In time, Brannon said the affect of AI will be felt across all industries.
Tue, 07 Nov 2023 15:17:00 -0600entext/htmlhttps://www.silverliningsinfo.com/ai/cisco-preps-validated-ai-systems-enterprise-usersRubrik Automates Data Security With AI Across The Clouds
When I started working in tech decades ago, I quickly learned how challenging it was to ensure data security, governance, compliance, backup and recovery. Data has consistently remained key—twenty years ago and today—making data control and protection imperative. The good news is that data security providers have made great strides as they work to stay ahead of bad actors who would like to compromise enterprise data. Even better, these vendors are now improving their offerings with AI.
One of the companies that has made significant advancements in all of these areas—most recently AI—is Rubrik, which offers a cyber resilience suite that now encompasses both proactive cyber posture and after-the-fact cyber recovery. Rubrik’s solutions are designed to keep cyberattacks from causing significant business impact, with a focus on backups, data protection, threat analytics and cyber recovery across enterprise infrastructures, cloud environments and SaaS applications.
Note that although Rubrik is a client of Moor Insights & Strategy, this article contains our independent analysis of the company, and no one at Rubrik was given final approval over it.
Rubrik’s Background, Offerings And Markets
Before we get to the company’s advances in AI, let’s cover some background. Rubrik, which is headquartered in Palo Alto, California, was founded in January 2014. Since then, it has expanded to more than 3,000 employees and achieved $600 million in recurring annual subscription revenue. Rubrik’s growth has established it as a leader in enterprise backup and recovery, and it now ranks ninth among Forbes’ top 100 private cloud companies.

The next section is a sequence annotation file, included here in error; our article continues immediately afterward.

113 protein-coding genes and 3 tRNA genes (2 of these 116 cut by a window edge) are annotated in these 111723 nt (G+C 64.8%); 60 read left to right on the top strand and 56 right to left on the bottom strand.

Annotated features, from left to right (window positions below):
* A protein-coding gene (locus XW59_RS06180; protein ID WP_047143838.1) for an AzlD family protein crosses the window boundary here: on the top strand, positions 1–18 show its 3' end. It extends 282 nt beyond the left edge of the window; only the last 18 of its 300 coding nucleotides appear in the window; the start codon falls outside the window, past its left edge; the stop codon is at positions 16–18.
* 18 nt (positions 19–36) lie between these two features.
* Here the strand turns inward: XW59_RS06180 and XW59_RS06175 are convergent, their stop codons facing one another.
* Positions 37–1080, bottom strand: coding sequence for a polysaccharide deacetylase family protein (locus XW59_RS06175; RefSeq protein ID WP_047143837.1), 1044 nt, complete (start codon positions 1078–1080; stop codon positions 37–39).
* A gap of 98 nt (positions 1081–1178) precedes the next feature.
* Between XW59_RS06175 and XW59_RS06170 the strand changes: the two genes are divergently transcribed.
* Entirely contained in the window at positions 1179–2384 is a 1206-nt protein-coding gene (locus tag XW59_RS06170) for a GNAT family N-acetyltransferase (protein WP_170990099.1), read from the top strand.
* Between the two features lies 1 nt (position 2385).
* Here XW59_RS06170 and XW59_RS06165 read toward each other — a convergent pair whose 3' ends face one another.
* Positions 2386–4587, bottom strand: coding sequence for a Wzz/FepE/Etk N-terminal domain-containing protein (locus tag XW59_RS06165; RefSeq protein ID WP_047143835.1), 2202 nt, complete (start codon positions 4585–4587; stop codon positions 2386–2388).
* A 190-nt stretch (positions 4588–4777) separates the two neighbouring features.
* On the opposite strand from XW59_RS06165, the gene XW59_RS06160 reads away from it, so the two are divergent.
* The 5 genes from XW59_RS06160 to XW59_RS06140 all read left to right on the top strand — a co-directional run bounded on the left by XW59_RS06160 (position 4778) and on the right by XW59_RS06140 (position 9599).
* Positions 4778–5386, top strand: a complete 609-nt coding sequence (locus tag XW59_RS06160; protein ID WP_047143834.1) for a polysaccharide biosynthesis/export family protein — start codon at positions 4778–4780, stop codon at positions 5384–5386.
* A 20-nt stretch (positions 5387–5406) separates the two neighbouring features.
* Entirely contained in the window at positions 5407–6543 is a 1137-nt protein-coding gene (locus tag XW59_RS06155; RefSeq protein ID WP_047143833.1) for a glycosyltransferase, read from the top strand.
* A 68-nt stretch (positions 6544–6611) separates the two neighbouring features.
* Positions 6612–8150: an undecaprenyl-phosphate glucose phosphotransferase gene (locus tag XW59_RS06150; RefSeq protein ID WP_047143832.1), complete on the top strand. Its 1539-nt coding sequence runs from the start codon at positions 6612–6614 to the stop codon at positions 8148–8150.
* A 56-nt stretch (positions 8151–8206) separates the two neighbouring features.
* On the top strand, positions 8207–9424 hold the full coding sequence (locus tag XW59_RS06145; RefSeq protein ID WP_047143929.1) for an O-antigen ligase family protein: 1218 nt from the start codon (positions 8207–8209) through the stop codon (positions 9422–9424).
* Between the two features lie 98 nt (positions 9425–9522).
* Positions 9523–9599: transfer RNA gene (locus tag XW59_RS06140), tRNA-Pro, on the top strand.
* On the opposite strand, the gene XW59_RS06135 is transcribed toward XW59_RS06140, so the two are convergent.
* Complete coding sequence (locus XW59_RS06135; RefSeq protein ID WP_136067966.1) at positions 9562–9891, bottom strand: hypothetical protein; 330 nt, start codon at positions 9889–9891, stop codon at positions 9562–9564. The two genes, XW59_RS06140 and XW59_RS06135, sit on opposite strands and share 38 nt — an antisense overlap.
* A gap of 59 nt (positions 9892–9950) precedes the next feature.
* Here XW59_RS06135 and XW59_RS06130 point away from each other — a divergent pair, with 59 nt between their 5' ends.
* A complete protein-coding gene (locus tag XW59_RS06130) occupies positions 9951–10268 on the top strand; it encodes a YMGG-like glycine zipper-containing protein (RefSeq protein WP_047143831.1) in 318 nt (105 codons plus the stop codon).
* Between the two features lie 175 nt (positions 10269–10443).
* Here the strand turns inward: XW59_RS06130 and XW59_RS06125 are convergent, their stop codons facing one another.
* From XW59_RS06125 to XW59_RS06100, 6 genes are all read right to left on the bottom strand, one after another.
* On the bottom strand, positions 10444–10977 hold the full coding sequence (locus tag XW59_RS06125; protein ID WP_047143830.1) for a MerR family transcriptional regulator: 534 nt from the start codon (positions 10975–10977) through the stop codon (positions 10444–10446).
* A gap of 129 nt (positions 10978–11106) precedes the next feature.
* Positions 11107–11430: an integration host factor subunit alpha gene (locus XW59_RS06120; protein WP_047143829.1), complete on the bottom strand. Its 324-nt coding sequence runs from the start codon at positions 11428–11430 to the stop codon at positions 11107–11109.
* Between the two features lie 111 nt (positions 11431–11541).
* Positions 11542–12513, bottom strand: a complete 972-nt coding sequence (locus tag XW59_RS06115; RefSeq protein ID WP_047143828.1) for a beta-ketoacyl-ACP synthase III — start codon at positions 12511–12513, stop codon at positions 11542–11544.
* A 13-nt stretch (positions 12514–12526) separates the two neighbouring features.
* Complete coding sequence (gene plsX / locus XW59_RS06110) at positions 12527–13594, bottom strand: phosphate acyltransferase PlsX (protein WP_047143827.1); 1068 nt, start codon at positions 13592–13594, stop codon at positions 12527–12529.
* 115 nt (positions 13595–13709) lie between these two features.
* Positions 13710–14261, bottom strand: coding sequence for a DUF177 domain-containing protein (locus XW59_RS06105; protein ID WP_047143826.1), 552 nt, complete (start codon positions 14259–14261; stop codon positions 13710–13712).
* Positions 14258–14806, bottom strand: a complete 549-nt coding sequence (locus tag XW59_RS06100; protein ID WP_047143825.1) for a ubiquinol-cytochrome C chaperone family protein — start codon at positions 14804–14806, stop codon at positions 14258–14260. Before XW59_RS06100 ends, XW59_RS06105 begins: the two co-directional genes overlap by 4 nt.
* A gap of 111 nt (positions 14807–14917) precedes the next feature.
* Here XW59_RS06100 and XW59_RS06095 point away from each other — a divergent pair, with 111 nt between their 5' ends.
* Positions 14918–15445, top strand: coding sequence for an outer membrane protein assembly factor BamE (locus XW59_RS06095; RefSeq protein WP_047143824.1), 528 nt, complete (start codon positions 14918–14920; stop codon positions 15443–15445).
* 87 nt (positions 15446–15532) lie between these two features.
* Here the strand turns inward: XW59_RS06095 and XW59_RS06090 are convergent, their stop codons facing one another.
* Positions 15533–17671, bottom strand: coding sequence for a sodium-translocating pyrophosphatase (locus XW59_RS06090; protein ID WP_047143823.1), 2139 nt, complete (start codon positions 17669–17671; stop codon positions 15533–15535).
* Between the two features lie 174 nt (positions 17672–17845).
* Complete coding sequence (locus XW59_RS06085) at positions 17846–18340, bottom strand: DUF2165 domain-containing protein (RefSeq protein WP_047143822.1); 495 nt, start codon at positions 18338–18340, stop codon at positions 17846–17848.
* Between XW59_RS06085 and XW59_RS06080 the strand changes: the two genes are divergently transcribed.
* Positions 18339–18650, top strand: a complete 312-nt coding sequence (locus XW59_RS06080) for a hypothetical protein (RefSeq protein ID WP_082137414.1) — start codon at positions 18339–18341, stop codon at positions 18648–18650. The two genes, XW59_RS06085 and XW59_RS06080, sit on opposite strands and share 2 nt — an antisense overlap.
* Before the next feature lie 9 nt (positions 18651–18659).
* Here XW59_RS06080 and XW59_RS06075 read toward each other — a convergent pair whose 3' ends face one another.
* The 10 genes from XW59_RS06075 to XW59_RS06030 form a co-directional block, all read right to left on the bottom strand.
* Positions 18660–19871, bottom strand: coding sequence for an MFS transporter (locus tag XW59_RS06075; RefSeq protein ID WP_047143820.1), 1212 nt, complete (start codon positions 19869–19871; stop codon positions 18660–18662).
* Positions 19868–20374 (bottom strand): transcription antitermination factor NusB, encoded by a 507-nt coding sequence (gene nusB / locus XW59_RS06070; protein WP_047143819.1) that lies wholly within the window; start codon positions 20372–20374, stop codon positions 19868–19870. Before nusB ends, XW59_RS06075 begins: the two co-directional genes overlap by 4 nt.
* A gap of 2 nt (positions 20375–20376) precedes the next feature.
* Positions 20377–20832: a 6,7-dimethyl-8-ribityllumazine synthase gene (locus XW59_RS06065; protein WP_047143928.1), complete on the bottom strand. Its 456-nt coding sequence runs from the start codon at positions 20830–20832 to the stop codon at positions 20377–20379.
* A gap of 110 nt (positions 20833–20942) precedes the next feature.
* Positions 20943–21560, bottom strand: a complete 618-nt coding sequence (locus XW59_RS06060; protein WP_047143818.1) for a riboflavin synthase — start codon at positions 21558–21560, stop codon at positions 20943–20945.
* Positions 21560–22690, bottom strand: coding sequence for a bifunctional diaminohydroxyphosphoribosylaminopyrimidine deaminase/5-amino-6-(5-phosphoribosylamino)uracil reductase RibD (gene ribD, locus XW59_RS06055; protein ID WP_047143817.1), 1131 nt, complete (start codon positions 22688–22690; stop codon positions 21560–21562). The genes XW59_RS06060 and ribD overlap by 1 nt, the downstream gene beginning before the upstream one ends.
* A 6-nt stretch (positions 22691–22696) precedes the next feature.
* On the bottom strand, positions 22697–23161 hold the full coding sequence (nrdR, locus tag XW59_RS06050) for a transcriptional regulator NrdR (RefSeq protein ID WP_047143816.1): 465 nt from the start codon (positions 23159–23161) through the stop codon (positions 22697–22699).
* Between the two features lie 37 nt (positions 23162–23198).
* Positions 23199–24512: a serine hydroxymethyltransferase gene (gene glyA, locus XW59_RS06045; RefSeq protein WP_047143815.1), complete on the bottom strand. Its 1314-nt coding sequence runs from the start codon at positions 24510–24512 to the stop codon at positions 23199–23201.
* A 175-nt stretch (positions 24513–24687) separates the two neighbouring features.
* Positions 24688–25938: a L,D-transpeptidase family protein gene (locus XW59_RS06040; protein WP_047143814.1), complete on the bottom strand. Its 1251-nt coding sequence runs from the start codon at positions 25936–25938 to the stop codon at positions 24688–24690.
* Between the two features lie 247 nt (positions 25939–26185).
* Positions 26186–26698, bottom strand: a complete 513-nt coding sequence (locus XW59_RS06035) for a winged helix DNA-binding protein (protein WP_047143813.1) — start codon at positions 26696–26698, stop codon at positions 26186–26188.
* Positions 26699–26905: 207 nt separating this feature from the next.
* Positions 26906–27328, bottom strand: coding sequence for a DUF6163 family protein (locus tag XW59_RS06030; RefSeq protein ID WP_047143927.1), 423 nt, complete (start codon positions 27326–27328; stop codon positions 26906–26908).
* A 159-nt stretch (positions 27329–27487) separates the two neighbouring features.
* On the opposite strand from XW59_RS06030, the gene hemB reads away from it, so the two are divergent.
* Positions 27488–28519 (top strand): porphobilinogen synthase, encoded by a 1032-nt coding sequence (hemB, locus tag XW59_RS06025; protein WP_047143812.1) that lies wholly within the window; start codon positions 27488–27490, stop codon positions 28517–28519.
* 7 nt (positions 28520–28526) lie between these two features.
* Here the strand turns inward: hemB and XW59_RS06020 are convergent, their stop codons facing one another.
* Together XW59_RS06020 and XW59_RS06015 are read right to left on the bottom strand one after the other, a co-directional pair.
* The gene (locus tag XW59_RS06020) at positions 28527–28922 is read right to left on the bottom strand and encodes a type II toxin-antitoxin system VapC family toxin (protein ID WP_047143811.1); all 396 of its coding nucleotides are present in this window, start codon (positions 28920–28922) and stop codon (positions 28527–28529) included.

The company’s solutions address the specific needs and concerns of global enterprises, with continuous monitoring to guard against being compromised. The Rubrik Security Cloud architecture places a strong focus on four main areas: data protection, threat analytics, security posture and cyber recovery. For data protection, Rubrik creates secure backups and defends against threats such as ransomware. Threat analytics detects anomalies and identifies potential compromises in backups. Rubrik enhances data security posture by using a unified command center to control user access and reduce sensitive data exposure. Lastly, cyber recovery stresses threat containment once a problem has been identified, along with proactive simulations to validate cyber recovery workflows so data can be recovered in an orderly way post-incident.
Rubrik’s backbone for its offerings is a zero trust data security architecture. This framework, influenced by the National Institute of Standards and Technology zero trust model, is anchored by a unique file system from Rubrik that doesn't expose backup data via open network protocols. The company also automatically encrypts cloud storage and backups; better, it stores the data in an immutable format, which is a feature not offered by all backup providers.
These capabilities address a range of use cases across different industries. In the healthcare sector, organizations use Rubrik to safeguard and retrieve sensitive EHR patient data. Financial service firms enhance customer data protection to automate workflows (eliminating manual tasks to allow faster response times), defend against ransomware attacks and ensure adherence to stringent data regulations such as GDPR. Government agencies also employ Rubrik for secure data management; its security cloud is designed to comply with standards such as CJIS, FedRAMP, StateRAMP, PERPA and the Department of Defense’s Cloud Computing Security Requirements Guide.
Bringing AI To Data Security
Rubrik has embraced AI-driven technologies, including a new AI assistant called Ruby. Built on Microsoft’s Azure OpenAI Service, Ruby is part of Rubrik's strategy to use AI to Boost customer organizations’ response to cyber threats, especially by making it easier for IT personnel—even ones without cybersecurity knowledge—to identify real threats and respond to them quickly. Rubrik says that Ruby incorporates expertise based on best practices the company has developed working with thousands of customers. Whenever Rubrik detects an indicator of compromise, Ruby notifies security staff and uses its interactive chat interface to guide them through the necessary steps to understand and counteract the threat.
In essence, Ruby brings the exact wave of AI-driven “copilot” functionality to the cybersecurity space. My colleagues at Moor Insights & Strategy have analyzed this type of functionality as it has been introduced at Microsoft, Google, Oracle, Intuit, Zoomand more, so it’s no surprise to see it deployed for enterprise security functions, too. In fact, cybersecurity moves so quickly that an interactive AI assistant may be especially welcome for overtaxed security operations professionals. Time will tell.